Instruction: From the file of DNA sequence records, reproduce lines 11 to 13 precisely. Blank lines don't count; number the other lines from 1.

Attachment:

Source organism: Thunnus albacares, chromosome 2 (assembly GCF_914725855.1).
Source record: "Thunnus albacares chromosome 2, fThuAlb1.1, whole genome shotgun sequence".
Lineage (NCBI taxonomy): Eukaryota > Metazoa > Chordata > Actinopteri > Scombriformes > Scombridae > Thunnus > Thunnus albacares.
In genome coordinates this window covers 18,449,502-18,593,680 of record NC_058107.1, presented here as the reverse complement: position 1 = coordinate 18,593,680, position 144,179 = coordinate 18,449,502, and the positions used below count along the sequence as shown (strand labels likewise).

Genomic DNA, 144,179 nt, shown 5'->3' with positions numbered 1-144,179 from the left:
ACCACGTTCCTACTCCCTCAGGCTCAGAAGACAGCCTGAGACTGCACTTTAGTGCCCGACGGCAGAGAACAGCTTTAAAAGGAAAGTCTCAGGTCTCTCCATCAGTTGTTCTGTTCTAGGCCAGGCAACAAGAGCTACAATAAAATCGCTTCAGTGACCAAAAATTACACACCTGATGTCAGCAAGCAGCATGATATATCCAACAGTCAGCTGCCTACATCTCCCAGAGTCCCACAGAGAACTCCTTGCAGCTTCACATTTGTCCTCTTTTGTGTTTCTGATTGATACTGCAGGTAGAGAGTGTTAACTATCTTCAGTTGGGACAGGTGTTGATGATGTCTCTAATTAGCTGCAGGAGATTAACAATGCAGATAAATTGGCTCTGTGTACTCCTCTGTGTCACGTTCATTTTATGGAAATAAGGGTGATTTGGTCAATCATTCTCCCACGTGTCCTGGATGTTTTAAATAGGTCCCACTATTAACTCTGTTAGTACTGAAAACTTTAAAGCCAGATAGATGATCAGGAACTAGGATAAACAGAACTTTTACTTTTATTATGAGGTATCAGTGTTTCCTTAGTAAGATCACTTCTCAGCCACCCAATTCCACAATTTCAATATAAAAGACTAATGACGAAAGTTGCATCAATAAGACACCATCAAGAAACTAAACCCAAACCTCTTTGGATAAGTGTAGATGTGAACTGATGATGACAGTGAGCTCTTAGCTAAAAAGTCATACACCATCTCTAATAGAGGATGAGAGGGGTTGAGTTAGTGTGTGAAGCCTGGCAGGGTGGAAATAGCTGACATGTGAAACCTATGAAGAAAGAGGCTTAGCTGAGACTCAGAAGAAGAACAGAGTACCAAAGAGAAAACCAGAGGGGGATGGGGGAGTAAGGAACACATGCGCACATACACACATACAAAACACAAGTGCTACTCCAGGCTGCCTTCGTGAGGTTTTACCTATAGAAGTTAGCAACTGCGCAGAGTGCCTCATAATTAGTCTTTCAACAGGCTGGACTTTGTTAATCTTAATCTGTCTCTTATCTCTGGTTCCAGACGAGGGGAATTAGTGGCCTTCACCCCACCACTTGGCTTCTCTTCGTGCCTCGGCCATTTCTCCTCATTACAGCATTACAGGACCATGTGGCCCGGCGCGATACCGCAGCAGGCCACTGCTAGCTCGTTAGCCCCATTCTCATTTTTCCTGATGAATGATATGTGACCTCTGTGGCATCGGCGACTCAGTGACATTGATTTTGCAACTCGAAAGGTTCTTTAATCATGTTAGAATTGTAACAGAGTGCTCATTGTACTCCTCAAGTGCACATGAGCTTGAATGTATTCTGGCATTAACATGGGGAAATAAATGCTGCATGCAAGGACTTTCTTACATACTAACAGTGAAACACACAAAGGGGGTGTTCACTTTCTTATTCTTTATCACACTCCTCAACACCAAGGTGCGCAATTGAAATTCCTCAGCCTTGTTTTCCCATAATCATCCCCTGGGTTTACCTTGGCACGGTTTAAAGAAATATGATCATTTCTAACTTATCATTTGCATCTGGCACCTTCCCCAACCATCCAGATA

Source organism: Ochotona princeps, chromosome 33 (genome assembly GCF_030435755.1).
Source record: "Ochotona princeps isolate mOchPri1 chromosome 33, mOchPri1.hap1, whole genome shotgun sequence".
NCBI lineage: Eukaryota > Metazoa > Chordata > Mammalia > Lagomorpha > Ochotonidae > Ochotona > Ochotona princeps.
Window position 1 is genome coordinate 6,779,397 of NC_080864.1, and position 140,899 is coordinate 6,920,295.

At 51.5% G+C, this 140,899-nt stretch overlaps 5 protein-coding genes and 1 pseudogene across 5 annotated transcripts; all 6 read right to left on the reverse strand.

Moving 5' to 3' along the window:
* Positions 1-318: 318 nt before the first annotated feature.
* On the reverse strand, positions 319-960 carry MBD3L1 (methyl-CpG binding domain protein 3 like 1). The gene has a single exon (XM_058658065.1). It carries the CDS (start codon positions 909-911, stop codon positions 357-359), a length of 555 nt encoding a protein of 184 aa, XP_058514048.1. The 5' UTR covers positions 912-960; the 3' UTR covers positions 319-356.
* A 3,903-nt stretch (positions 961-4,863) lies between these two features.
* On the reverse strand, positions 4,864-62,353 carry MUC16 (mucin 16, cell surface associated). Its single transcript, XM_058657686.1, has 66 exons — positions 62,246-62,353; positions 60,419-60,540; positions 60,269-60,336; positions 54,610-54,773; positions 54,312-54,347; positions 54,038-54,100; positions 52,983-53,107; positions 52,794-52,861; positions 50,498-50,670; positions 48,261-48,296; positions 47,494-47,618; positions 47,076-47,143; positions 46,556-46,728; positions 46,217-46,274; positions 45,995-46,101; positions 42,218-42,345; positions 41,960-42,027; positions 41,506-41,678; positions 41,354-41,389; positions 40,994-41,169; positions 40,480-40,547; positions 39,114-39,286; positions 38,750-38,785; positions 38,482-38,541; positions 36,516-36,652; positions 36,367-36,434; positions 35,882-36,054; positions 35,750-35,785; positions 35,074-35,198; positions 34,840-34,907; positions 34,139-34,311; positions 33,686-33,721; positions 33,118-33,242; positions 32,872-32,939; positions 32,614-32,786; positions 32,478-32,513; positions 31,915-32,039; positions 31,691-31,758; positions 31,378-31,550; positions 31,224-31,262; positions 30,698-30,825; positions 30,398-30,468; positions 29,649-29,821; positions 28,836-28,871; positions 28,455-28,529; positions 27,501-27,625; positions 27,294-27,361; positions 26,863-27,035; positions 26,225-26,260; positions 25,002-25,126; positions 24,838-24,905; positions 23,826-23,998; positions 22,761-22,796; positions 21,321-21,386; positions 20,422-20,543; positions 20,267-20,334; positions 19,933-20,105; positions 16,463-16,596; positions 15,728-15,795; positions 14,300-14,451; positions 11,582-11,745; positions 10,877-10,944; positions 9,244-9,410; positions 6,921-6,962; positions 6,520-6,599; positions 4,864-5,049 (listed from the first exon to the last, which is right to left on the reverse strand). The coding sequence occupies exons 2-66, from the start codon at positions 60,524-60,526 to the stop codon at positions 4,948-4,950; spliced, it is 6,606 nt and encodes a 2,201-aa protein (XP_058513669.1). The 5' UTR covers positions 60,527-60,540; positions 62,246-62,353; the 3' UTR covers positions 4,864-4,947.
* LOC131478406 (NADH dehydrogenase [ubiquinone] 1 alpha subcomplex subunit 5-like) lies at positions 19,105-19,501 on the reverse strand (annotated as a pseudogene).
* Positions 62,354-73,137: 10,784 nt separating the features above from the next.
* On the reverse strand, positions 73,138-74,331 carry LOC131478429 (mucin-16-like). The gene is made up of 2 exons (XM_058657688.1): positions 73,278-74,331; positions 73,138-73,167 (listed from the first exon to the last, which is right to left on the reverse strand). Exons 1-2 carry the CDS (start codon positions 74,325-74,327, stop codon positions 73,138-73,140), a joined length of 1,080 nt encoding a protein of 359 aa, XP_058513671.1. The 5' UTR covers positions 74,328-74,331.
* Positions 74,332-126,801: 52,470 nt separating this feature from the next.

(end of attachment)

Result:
At 51.5% G+C, this 140,899-nt stretch overlaps 5 protein-coding genes and 1 pseudogene across 5 annotated transcripts; all 6 read right to left on the reverse strand.

Moving 5' to 3' along the window:
* Positions 1-318: 318 nt before the first annotated feature.